Zero to Hero 8: Partially Complete


Today’s Zero to Hero assignment involves doing some serious work on pages, and I have to work most of the day, so I’ll go ahead and post my thoughts on it. It is funny that the focus for today is on creating better about pages, because I redesigned Sourcerer’s about page over the weekend. I am trying to follow along and improve both my blogs with advice from the challenge, but I am only posting my thoughts on the challenge here. So, when we get a task like the one today, it’s twice the work for me.

Just in general, I like Sourcerer’s pages, and I’ve received a few compliments on them from personal friends who read my blog. I think The Writing Catalog’s pages need a lot of work, though. The about page, for instance, is nothing but a misson statement and an email address. I already had this on my list of things to do, so I am glad that today’s daily Zero to Hero post provides links with helpful advice for creating better pages.  I notice one thing there that I can’t emphasize enough – don’t let your pages stagnate. If the focus of your blog changes as you grow, be sure and update your About page.

We have a debut post on the re-issue of Detective Comics #27 and the cultural significance of Batman from our resident comics blogger, Jeremy DeFatta at Sourcerer today. If you have a few minutes to poke around while you’re over there, I would love to know what you think of About, Contributors, Awards, and any other pages that catch your interest.

Zero to Hero 5: Thoughts on themes.


So, in an effort to be a good Zero to Hero blogger, I spent a few minutes trying out different themes today. I didn’t find one I liked enough to change my blog themes, but I have been thinking about a redesign for one or both of the blogs I manage.

When I started these blogs, I used the Truly Minimal theme for a while, because I am a minimalist at heart. I switched to Dusk to Dawn after the first month or so, because I thought my sites needed to be more visually appealing. I liked the look of Sam’s blog and this theme gives me a good combination of features. Plus, I just like the idea of both my blogs having a consistent design, even if the colors and images are different.

Here are the things I was looking for in a theme when I designed the Writing Catalog and Sourcerer:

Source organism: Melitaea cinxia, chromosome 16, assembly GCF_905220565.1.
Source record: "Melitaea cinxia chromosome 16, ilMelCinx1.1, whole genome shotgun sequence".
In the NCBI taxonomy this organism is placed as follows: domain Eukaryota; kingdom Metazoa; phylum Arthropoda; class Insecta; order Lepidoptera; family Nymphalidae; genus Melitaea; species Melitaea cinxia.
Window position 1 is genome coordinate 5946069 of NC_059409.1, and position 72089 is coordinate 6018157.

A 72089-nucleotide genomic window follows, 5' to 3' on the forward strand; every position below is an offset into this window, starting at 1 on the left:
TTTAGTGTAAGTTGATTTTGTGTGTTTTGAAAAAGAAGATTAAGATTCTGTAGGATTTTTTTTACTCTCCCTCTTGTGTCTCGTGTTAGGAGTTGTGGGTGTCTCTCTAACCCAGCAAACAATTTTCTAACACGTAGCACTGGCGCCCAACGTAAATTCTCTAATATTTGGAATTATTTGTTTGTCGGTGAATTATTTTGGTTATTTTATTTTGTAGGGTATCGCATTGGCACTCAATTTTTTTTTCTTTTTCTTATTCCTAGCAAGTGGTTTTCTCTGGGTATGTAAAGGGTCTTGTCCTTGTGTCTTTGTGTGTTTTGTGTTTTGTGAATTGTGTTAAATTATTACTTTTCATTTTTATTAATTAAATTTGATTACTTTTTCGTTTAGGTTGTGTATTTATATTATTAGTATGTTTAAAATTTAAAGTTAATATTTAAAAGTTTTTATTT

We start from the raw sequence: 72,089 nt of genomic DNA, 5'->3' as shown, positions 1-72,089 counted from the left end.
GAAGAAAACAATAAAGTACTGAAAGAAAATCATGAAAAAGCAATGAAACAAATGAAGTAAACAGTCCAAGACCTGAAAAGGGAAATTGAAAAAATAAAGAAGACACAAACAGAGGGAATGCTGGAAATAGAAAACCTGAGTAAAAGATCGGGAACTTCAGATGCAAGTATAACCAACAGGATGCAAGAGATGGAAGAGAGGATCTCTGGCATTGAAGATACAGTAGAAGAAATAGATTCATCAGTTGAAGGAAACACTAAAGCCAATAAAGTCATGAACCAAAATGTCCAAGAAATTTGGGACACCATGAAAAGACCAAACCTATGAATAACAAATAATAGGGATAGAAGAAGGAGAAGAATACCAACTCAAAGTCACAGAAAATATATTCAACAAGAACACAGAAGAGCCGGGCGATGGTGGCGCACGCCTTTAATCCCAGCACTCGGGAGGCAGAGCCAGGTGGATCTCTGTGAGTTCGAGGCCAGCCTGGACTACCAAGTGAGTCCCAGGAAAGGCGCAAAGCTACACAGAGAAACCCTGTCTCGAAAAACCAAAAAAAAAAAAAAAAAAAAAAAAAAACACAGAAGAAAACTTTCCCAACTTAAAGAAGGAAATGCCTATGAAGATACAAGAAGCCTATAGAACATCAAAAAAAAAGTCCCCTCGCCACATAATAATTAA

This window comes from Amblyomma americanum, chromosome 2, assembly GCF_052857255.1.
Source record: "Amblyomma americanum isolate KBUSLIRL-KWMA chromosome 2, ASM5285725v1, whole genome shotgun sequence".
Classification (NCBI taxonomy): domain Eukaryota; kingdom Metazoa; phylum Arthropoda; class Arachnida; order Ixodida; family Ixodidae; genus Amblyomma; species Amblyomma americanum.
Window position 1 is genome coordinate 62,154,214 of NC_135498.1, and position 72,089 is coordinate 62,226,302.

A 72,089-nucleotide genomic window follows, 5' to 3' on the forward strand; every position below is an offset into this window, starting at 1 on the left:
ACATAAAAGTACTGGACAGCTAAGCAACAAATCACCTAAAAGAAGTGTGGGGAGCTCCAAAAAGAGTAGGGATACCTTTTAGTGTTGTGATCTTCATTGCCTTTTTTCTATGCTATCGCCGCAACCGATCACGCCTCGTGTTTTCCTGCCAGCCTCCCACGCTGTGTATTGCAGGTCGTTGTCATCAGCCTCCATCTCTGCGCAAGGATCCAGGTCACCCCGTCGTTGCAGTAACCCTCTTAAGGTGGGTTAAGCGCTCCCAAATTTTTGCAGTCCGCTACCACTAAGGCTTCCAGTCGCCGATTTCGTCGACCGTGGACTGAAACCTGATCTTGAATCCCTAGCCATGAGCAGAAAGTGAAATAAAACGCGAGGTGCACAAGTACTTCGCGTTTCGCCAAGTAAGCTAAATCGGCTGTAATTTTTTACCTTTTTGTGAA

1. A single column for content.
  2. A sidebar on the left-hand side of the page.
  3. Flexibility with background images and color.
  4. Clean, easy-to-read typograpy.

There are three features I would like my blogs to have that are not supported by this theme:

  1. Pages displayed a the top of the blog instead of on the sidebar.
  2. Support for more than one custom menu.
  3. Featured content.

And I have a couple of questions for any bloggers who would like to chat about the importance of the blog’s themes:

  1. I see a lot of themes with all the follow buttons, blogroll, etc. at the bottom of the blog. I went with a sidebar because I just prefer one, and because I wanted to be able to display Part Time Monster’s most recent posts at the top of my blogs. How do you feel about this? Am I just being old-school with my preference for a sidebar, and does placing links at the top of the page really make a difference?
  2. Since Sourcerer is so heavy on art and video, it is a perfect candidate for a magazine theme such as Visual. Would you prefer a magazine-look with two or three posts at the top to what I am doing at Sourcerer now?

I tried out several themes today, but I will only mention three.

  1. Bushwick is the one I tried that I would never think of using. It’s ok, but the headlines are too big and the fonts are wrong – they gave the blog a cartoonish feel, and I don’t want that; I prefer my pages to be slick.
  2. Spun just looked interesting, with its grid of circles to display posts, so I gave it a whirl, but my posts didn’t translate well into that theme.
  3. Visual, which I mentioned above, I really like, and Sourcerer looked pretty good with it, but I am just not sure about it at this point.

I would love to read others’ thoughts on themes: both how you chose your own, and what sort of themes you prefer when you go looking for blogs to read. My two pet peeves are that I don’t want the visual elements to be distracting, and I don’t want a slow-loading blog.